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Chapter 19

If the waters had receded at this time or something had occurred to occupy his thoughts back home, Wang might have forgotten about the tea house, but he continues to be tormented with his restlessness. One evening, he puts on his best coat and makes his way to the tea shop, which he finds bustling with activity and enjoyment. Though he is initially filled with trepidation, Cuckoo sees him and insults Wang, who then tries to prove his worth by demanding to be treated equally to the other men with silver. He tells Cuckoo his choice among the women and follows Cuckoo upstairs. This is the first time Wang has climbed stairs, and he manages with difficulty. At the top, he is led down a hall where the girls stay, and even though one of the girls comments on his appearance as a lowly farmer, he walks away, thinking of the silver in his girdle which ensures that he is not. Cuckoo knocks sharply on a door and opens it for Wang, who enters to see his dream woman, Lotus, sitting prettily on the bed.
Wang is stupefied by Lotus' beauty: her delicate hands, her tiny feet, her milky skin, her apricot eyes. When she passes her hand down his shoulder, Wang trembles in a mix of delight, confusion, and apprehension. Lotus laughs and calls him ignorant, and with that, Wang takes her hand and implores her to teach him, so Lotus complies.
Wang, who has suffered under the bitter winds and toiled under the burning sun, does not know suffering compared to how he feels now with Lotus. He is desperate for her, and he returns and he learns from her. But Wang is still not wholly satisfied, and he fevered over this dissatisfaction. It is like a dying man who drinks salt water, which only serves to make him thirstier and wanting more. Wang never has enough of Lotus and cannot stop thinking of her.
Her grip over him affects his entire life. When Ching inquires about next year's crops, Wang demands to be left alone. Even Wang's old father notices the change and asks what could be the cause of Wang's "sickness." What had been Wang's treasured ponytail is quickly snipped off when Lotus comments that dignified men from the south do not have those "monkey tails." Wang takes to washing himself daily, using store-bought soap, buying tailor-made clothing and shoes, and abstaining from garlic, all to please Lotus.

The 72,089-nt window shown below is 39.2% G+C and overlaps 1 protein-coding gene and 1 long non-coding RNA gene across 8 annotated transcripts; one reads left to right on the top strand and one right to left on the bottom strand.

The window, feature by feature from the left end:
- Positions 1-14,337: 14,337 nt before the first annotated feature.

Wang, however, is ashamed to wear his new clothes in front of his family and arranges with a clerk at the tea shop to change his attire there. To complete his ensemble, Wang has even taken to wearing a ring on his finger and smoothing oil in his hair. O-lan comments that Wang now resembles one of the lords from the House of Hwang, a comparison that delights Wang.
The money continues to pour from Wang's hand, not only to make his own appearance more fanciful but also to satisfy the whims and desires of Lotus. O-lan sees the silver disappear, but she can only watch since she does not wish to anger Wang. She has been timid since the day Wang yelled at her for having no beauty, and so she can only look miserably at the savings dwindle.
One day, Wang demands O-lan to hand over the two pearls that she had kept. O-lan replies that she wishes to keep them for their daughter, but Wang laughs scornfully, saying that pearls are only for fair women, not for those with skin darkened by the sun. He forces her to give them to him, and walks away happily, not noticing the tears that fall from O-lan's face.

Browse all book notes

Historical Context
Main Characters
Points to Ponder
Did You Know
Plot Summary
Chapter 1
Chapter 2 and 3
Chapter 4 and 5
Chapter 6 and 7
Chapter 8
Chapter 9
Chapter 10 and 11
Chapter 12 and 13
Chapter 14
Chapter 15
Chapter 16
Chapter 17
Chapter 18
Chapter 19
Chapter 20
Chapter 21
Chapter 22
Chapter 23
Chapter 24
Chapter 25
Chapter 26
Chapter 27
Chapter 28
Chapter 29
Chapter 30
Chapter 31
Chapter 32
Chapter 33
Chapter 34



 






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